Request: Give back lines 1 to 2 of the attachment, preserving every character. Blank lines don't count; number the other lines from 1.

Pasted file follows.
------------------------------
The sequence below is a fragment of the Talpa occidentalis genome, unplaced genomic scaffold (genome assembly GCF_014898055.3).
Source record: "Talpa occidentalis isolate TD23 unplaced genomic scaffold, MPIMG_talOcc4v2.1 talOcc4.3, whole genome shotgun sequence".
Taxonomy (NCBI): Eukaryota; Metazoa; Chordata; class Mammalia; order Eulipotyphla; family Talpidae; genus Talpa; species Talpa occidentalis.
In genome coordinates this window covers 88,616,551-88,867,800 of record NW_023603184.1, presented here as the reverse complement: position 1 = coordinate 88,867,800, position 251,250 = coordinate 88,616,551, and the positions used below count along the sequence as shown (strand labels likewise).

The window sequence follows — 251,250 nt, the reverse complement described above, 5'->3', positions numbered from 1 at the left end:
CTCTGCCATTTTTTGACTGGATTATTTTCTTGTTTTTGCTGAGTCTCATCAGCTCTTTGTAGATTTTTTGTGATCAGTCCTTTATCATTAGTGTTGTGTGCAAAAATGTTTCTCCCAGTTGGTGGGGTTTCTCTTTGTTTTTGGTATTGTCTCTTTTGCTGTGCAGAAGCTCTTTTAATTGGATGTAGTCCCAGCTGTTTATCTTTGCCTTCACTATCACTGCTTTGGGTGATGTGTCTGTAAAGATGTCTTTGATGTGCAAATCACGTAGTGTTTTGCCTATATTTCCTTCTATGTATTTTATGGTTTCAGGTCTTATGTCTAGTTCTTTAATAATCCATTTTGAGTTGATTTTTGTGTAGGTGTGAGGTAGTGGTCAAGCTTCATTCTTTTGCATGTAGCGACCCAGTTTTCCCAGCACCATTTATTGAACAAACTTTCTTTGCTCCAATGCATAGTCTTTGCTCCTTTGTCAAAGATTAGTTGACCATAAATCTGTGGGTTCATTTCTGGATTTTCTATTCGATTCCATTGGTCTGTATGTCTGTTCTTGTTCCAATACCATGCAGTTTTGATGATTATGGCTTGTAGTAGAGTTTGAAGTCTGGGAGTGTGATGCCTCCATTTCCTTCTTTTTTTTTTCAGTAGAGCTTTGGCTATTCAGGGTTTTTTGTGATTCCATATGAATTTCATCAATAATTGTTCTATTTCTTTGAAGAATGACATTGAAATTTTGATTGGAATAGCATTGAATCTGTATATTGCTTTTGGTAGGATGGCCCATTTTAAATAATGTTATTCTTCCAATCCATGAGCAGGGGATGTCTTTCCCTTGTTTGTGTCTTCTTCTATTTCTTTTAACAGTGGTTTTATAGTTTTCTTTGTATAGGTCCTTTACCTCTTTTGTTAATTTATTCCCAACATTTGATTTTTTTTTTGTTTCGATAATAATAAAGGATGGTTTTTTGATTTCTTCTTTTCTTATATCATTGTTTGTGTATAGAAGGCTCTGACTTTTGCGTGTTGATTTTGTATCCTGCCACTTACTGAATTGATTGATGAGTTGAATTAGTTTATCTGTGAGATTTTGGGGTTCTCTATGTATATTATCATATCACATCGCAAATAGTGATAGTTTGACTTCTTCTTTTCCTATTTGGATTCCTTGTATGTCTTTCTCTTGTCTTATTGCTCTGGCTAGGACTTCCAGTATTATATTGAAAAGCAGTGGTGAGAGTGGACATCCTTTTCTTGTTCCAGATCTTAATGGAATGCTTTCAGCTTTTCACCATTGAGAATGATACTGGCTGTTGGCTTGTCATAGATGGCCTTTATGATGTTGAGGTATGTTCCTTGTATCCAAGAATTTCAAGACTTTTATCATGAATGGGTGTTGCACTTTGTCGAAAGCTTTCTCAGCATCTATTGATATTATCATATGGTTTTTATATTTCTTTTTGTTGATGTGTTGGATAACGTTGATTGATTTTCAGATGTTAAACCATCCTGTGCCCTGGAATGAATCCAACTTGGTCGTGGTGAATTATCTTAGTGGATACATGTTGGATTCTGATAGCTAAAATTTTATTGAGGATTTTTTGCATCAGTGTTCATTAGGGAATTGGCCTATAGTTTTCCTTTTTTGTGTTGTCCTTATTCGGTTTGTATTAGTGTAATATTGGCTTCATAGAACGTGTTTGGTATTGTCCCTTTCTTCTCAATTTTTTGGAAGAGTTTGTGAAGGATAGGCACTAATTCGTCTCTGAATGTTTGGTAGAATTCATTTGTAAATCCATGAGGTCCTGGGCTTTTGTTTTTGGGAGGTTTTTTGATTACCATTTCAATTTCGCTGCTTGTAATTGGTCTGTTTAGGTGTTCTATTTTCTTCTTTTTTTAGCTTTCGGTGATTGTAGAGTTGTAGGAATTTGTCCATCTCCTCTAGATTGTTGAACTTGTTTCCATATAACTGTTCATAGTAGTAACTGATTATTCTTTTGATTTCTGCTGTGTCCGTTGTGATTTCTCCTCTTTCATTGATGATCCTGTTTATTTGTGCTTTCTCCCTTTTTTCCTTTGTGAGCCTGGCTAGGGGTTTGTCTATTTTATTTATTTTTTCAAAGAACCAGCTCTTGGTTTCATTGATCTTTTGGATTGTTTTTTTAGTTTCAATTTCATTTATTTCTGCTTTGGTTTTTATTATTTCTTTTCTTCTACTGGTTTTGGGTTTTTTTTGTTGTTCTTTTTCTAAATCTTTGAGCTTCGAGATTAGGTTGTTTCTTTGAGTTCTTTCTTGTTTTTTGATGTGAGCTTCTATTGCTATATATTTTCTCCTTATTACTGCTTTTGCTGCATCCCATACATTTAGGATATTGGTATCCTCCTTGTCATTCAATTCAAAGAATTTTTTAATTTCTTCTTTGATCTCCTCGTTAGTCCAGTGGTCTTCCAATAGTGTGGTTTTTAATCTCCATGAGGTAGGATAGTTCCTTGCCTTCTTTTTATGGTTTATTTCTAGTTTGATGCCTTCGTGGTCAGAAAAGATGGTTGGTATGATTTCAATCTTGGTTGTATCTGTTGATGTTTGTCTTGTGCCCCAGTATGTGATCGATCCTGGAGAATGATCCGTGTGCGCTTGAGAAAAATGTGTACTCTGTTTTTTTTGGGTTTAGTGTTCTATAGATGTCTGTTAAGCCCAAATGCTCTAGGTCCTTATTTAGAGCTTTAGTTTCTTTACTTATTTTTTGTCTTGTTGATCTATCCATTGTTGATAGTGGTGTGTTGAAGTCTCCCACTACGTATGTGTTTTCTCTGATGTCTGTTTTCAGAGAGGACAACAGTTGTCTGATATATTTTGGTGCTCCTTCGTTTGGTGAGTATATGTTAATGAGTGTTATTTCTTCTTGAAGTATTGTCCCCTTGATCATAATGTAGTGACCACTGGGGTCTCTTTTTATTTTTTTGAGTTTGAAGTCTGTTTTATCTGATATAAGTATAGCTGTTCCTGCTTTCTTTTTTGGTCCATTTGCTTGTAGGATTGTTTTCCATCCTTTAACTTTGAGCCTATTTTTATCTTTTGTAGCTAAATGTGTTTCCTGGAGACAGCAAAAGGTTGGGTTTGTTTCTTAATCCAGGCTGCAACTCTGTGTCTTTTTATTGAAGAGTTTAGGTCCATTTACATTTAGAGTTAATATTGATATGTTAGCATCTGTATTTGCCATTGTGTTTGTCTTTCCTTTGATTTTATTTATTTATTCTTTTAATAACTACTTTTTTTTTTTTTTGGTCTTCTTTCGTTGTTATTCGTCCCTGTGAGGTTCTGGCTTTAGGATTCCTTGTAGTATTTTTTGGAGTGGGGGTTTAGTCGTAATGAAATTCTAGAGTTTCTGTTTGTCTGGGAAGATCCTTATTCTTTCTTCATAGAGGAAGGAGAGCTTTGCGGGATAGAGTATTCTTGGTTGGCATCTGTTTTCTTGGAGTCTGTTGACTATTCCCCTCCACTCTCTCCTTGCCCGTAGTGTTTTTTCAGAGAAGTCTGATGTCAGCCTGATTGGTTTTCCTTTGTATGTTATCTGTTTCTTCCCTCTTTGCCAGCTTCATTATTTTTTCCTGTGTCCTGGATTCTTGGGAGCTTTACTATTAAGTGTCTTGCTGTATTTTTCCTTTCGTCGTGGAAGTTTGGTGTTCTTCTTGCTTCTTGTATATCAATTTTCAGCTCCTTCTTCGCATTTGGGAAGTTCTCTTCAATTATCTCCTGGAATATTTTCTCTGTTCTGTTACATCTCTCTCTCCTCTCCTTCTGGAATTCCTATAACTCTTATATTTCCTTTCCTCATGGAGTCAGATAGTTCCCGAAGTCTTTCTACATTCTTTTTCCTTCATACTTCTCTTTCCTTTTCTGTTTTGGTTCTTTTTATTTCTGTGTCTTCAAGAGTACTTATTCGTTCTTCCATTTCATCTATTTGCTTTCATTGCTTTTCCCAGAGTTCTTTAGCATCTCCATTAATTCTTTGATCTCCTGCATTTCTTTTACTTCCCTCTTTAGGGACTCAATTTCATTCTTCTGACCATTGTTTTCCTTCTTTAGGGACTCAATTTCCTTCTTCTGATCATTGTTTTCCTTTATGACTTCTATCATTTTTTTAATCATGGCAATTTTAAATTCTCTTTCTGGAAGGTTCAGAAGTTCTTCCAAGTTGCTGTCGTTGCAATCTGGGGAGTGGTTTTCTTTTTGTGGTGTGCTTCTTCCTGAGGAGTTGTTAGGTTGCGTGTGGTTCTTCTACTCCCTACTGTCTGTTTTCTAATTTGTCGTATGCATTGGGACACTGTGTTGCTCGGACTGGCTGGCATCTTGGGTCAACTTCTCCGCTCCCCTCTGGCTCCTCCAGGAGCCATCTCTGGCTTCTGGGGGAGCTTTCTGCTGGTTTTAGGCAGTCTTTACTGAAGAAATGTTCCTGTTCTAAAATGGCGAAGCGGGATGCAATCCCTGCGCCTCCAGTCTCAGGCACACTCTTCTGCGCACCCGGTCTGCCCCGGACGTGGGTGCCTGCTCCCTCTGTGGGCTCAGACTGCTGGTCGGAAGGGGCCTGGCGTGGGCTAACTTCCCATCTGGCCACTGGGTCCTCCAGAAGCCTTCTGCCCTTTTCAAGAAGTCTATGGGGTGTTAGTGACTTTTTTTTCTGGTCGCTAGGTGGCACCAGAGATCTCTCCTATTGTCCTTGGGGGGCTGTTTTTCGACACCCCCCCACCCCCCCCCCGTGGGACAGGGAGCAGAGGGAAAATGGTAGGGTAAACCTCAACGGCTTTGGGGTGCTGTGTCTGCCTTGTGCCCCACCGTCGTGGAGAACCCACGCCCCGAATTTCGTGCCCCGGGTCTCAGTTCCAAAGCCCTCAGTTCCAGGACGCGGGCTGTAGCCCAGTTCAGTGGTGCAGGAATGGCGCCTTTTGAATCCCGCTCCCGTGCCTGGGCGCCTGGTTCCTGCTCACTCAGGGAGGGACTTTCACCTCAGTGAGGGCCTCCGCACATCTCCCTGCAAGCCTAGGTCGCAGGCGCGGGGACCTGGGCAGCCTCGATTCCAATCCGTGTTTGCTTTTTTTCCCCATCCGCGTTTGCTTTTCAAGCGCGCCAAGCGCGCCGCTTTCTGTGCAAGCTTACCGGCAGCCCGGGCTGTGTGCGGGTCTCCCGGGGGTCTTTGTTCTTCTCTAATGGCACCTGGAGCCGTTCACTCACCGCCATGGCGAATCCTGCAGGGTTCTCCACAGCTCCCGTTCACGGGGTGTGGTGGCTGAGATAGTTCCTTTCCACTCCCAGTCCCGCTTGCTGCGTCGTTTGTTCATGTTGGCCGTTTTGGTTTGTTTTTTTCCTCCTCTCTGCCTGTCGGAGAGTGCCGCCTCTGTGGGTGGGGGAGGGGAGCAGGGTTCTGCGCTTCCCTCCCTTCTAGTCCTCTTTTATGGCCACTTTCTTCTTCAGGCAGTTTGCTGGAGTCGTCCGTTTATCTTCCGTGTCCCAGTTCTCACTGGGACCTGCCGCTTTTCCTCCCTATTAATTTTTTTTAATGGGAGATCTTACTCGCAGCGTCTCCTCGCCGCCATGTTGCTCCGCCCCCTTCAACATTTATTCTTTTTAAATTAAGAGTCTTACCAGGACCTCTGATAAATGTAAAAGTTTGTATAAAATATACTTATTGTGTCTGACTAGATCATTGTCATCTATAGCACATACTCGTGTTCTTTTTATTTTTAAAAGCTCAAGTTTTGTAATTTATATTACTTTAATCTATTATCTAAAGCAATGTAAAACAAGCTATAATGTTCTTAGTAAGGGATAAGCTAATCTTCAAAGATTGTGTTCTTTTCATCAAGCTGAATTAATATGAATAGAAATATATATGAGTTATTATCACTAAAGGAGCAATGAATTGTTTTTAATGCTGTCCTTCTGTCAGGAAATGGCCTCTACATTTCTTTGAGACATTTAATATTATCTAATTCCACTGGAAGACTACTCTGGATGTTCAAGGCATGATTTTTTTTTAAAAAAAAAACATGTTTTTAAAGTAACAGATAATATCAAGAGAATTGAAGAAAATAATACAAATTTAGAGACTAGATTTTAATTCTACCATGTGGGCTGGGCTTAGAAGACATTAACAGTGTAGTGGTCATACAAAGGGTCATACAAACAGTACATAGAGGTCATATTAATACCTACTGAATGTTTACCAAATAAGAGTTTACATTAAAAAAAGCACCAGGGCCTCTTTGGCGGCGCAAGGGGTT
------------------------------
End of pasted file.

The sequence below is a fragment of the Talpa occidentalis genome, unplaced genomic scaffold (genome assembly GCF_014898055.3).
Source record: "Talpa occidentalis isolate TD23 unplaced genomic scaffold, MPIMG_talOcc4v2.1 talOcc4.3, whole genome shotgun sequence".